But time is on its constant track, so even as I remember sad times from eight years ago, or remember remembering six years ago, today is today and we had a wonderful Seder last week with some of those same friends.

 

Bearers of Distance

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A year ago, the day after the Boston Marathon bombing, Massachusetts Governor Deval Patrick and Boston Mayor Thomas M. Menino created The One Fund with the purpose of helping those most affected by the bombings.  The Fund collected and distributed nearly $61 million  to over 230 individuals in just the first few months.

Shortly after the bombing, two poets, runners and editors decided they wanted to contribute also, and conceived the idea of an anthology of poems by runners, with half the profits from sale of the anthology going to The One Fund.  Martin Elwell and Jenn Monroe put out a call for poems, and a few months later published Bearers of Distance. The book includes nearly 50 poems written by runners and poets of all ages, backgrounds, and abilities, poems that aren’t necessarily about running but inspired by running.  Besides the usual poetry bio for each contributor, there is also a running bio. 

I was honored to have the poem below selected for inclusion in the anthology, and especially today, as we all think back to that grim afternoon a year ago, I’m happy to have been a tiny part of one effort to bring healing to those affected.  

Naming

Don’t name the color. Let the dawn
on snow be the last finch flapping
out of my sleep and drawing me

into the morning ice air sharp
against my cheeks. Yesterday’s
footsteps lead into the street,

the robin that haunts the buried garden
waits at the end of the road. Desire
twitches its tail, lungs feed my heart,

my blood carrying memory, a lover’s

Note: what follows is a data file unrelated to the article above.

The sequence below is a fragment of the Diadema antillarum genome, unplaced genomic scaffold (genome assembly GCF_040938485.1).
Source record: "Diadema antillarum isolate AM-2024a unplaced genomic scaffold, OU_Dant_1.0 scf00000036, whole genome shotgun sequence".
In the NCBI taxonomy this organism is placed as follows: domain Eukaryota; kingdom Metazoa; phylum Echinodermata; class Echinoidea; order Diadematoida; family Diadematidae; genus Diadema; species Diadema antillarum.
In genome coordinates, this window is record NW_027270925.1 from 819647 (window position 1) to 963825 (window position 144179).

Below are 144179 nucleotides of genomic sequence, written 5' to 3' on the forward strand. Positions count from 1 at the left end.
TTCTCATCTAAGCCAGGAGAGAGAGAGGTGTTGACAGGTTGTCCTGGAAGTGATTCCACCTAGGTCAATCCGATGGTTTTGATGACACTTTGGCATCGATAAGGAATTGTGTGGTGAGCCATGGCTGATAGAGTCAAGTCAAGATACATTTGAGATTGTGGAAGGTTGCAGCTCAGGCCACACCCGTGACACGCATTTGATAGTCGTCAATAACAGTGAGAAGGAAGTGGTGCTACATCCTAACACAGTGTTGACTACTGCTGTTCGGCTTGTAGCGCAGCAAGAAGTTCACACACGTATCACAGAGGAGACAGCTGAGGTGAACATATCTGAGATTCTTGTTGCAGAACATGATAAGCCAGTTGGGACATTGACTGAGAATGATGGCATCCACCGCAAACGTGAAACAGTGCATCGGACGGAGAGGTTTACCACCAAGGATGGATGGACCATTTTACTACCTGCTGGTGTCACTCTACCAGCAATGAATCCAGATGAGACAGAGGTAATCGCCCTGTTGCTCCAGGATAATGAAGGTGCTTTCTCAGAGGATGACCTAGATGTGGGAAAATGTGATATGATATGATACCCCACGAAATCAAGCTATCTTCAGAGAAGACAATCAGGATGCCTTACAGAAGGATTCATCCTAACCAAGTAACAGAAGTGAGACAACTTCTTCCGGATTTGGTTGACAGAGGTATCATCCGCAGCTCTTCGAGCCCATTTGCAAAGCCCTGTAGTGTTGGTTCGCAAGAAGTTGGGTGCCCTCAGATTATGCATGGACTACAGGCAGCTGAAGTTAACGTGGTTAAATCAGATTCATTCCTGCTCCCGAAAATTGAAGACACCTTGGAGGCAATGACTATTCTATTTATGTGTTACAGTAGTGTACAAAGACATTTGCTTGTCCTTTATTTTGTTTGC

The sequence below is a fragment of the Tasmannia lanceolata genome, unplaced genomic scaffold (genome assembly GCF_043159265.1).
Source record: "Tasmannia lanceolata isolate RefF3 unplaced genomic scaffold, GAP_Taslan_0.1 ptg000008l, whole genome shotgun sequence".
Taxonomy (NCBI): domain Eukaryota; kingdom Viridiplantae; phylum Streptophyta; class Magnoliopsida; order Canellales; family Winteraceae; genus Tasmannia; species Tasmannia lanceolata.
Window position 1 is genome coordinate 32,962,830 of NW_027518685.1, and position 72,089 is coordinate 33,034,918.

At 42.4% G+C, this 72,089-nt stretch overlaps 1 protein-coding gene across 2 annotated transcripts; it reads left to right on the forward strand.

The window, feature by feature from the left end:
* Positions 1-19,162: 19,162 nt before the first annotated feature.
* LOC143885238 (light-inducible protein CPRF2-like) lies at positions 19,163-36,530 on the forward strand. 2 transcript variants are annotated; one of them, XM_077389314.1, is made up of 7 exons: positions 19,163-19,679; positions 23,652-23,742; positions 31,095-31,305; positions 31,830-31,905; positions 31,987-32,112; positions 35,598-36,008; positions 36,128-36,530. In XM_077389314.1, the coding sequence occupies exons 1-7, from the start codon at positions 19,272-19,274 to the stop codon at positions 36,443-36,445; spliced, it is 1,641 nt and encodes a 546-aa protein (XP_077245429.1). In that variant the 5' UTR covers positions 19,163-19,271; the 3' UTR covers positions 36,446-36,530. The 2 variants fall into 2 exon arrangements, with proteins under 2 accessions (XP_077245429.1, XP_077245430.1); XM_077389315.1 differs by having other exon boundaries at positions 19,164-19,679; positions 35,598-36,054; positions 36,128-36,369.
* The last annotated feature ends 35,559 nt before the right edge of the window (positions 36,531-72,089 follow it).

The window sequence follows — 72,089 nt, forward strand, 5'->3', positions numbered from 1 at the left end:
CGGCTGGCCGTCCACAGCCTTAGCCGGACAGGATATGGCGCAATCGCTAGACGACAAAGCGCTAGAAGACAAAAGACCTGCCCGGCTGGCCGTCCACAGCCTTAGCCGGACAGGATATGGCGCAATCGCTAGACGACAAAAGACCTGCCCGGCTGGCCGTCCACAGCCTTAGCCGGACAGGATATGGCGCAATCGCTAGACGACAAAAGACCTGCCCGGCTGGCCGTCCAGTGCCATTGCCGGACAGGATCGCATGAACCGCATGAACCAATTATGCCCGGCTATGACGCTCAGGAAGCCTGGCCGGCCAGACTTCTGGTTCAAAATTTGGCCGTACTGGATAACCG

arm that wrapped my waist as I slept,
the sun gold, snow on fire.

A Good Week

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Last week was a good one for so many reasons I want to keep track.

  • My neighbor’s yard of riotous crocuses started to bloom.
  • The sun came out and it was above freezing.  I can’t overstate how sun-starved everyone I know is at this point.  It’s bad enough that there’s so little daylight in Northern New England in the winter (and I was in even northerner NE most of March), but when almost all of that daylight is cloudy and gray and it’s very very cold, people get cranky.
  • I not only met my Momentum Writing Goals for the week, I exceeded them.  And didn’t immediately turn that excess into new, harder to maintain goals.  A steady focus is what’s going to get this book I’m so engaged with done and I’m staying with my plan until I know a faster pace can stay as steady.
  • Three poems were accepted by the Chagrin River Review, a fine online journal I’m delighted to be part of.  Four of the five poems I sent out a couple of months ago have now been taken by journals.  Time to take another look at that fifth poem.
  • I was able to run for three miles twice.  Nursing a knee injury that’s kept me from running for months has not been easy.  Running is my go to stress reduction and standard work out.  Even I’ve been getting tired of listening to my knee complaints.
  • My houseplant that blossoms once a year for one day did its thing.  And a beautiful thing it is.

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I’m hoping for a repeat good week.